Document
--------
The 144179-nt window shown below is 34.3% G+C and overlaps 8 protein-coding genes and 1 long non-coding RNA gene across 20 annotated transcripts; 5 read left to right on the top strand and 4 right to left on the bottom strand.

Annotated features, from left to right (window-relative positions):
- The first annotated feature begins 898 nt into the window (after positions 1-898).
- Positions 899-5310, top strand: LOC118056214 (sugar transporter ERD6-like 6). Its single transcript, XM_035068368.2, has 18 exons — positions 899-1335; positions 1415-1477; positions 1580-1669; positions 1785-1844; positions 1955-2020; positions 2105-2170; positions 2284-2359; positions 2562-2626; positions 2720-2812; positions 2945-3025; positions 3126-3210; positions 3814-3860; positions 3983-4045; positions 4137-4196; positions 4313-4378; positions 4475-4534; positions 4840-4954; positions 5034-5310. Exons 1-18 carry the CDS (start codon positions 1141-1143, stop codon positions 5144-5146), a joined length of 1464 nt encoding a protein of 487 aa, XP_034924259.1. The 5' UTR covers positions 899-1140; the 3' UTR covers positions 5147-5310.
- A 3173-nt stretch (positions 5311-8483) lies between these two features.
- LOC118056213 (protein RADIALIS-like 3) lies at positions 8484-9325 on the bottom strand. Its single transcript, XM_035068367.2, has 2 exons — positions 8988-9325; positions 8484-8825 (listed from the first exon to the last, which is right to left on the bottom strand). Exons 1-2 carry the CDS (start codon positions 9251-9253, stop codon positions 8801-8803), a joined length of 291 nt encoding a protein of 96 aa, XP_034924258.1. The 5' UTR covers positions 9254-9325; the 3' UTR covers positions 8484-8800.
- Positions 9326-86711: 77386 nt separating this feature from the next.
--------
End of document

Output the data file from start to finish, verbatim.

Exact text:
The 144179-nt window shown below is 34.3% G+C and overlaps 8 protein-coding genes and 1 long non-coding RNA gene across 20 annotated transcripts; 5 read left to right on the top strand and 4 right to left on the bottom strand.

Annotated features, from left to right (window-relative positions):
- The first annotated feature begins 898 nt into the window (after positions 1-898).
- Positions 899-5310, top strand: LOC118056214 (sugar transporter ERD6-like 6). Its single transcript, XM_035068368.2, has 18 exons — positions 899-1335; positions 1415-1477; positions 1580-1669; positions 1785-1844; positions 1955-2020; positions 2105-2170; positions 2284-2359; positions 2562-2626; positions 2720-2812; positions 2945-3025; positions 3126-3210; positions 3814-3860; positions 3983-4045; positions 4137-4196; positions 4313-4378; positions 4475-4534; positions 4840-4954; positions 5034-5310. Exons 1-18 carry the CDS (start codon positions 1141-1143, stop codon positions 5144-5146), a joined length of 1464 nt encoding a protein of 487 aa, XP_034924259.1. The 5' UTR covers positions 899-1140; the 3' UTR covers positions 5147-5310.
- A 3173-nt stretch (positions 5311-8483) lies between these two features.
- LOC118056213 (protein RADIALIS-like 3) lies at positions 8484-9325 on the bottom strand. Its single transcript, XM_035068367.2, has 2 exons — positions 8988-9325; positions 8484-8825 (listed from the first exon to the last, which is right to left on the bottom strand). Exons 1-2 carry the CDS (start codon positions 9251-9253, stop codon positions 8801-8803), a joined length of 291 nt encoding a protein of 96 aa, XP_034924258.1. The 5' UTR covers positions 9254-9325; the 3' UTR covers positions 8484-8800.
- Positions 9326-86711: 77386 nt separating this feature from the next.